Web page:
(Bloomberg) -- A winter heat wave over most of the northern hemisphere made New Year’s day the hottest on record for Europe, with temperatures on the snowless hills of Austria higher than those across North Africa and Spain. 

This January was 2.2C hotter in Europe than the 1991-2020 average, according to Copernicus, the European Earth observation agency. The Balkans, eastern Europe, Finland, north-western Russia and the Svalbard region registered the continent’s highest temperatures above the seasonal average. 

“January 2023 is exceptional,” Samantha Burgess, deputy director at the Copernicus Climate Change Service, said in a statement. “These extreme temperatures remain a tangible indication of the effects of a changing climate for many regions and can be understood as an additional warning of future extreme events.” 

Climate change is altering weather patterns across the planet, leading to more instances of extreme heat or extreme cold on every continent. That trend is expected to continue as human emissions of the greenhouse gases that heat up the Earth’s atmosphere rise. So far, average global temperatures have increased by about 1.2C since pre-industrial times and, at current emissions levels, are on track to rise around 3C by 2100.Globally, January 2023 was 0.25C warmer than the average for the month over the last three decades. Though Europe was hotter than average, other regions such as the Iberian Peninsula, North Africa, Greenland, Iceland and northern Russia, were colder than  usual. The Russian town of Dzhalinda, in Siberia, recorded an extremely low temperature of -62.1C (-79.28F) on Jan. 10.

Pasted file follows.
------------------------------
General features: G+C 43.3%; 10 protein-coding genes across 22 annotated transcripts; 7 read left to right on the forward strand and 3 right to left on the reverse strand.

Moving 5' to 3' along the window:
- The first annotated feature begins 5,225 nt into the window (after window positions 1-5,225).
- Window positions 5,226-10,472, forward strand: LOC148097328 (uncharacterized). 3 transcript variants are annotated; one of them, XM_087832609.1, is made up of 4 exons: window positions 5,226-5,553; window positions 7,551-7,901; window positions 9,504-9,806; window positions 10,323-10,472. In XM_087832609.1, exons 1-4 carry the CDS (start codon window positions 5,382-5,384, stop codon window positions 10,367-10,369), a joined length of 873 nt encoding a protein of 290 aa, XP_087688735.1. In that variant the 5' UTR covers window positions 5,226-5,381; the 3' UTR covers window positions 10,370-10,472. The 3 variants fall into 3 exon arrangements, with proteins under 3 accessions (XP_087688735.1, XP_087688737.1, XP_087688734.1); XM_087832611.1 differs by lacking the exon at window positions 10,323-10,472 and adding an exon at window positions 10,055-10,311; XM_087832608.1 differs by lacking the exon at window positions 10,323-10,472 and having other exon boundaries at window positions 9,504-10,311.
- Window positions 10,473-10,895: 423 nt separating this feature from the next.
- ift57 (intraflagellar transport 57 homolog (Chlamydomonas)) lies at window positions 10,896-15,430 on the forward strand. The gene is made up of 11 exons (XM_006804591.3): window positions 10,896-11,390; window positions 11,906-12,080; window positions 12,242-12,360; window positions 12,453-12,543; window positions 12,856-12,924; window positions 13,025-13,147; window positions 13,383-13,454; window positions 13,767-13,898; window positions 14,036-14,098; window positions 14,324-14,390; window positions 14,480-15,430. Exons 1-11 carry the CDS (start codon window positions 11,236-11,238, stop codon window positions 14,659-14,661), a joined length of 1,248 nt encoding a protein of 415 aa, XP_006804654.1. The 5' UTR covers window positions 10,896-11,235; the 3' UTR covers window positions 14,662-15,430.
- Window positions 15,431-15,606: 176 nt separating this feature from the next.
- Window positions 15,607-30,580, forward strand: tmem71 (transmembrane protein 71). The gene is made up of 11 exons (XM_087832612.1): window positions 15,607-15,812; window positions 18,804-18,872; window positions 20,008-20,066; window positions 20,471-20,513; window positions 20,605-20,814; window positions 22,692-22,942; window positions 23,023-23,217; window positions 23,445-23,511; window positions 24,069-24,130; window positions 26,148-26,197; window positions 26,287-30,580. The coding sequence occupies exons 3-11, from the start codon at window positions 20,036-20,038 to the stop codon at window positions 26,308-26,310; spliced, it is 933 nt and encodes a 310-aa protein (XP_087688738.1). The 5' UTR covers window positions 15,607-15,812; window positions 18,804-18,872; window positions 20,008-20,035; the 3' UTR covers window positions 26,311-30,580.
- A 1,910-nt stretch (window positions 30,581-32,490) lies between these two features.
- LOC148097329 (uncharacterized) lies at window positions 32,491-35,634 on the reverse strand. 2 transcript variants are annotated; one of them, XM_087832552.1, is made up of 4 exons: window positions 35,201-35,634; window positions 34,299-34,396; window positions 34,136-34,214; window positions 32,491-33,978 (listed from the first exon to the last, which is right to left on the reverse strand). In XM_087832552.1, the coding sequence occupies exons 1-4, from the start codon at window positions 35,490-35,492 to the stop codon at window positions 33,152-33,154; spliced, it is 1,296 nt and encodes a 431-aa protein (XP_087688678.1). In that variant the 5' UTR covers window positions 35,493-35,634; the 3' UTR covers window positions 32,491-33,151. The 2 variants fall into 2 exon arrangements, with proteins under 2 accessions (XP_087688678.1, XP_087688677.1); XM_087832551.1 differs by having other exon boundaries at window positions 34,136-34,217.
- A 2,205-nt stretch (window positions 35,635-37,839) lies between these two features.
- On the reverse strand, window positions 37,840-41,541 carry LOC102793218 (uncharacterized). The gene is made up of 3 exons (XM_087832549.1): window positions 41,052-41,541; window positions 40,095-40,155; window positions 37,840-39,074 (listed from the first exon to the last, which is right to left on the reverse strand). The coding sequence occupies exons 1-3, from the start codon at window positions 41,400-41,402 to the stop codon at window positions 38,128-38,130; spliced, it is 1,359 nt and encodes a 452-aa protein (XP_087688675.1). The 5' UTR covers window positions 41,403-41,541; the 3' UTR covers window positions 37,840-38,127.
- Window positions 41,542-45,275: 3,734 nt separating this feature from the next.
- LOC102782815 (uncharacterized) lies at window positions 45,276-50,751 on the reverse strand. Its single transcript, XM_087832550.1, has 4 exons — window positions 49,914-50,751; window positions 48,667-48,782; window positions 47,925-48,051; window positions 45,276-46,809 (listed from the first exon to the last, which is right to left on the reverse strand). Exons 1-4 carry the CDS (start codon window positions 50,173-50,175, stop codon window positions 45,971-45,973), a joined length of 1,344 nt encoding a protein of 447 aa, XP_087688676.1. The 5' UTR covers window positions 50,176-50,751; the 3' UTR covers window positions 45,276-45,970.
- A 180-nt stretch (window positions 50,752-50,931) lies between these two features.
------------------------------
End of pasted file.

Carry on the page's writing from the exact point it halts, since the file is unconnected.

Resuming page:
Higher atmospheric temperatures are melting ice sheets and glaciers that play a key role in cooling the planet, further exacerbating the warming pattern. The area covered by sea ice in Antarctica reached its lowest level ever for the month of January this year — 31% below the average. In the Arctic, sea ice cover was 4% below average, making it the third lowest for January. 

--With assistance from Jonathan Tirone.

©2023 Bloomberg L.P.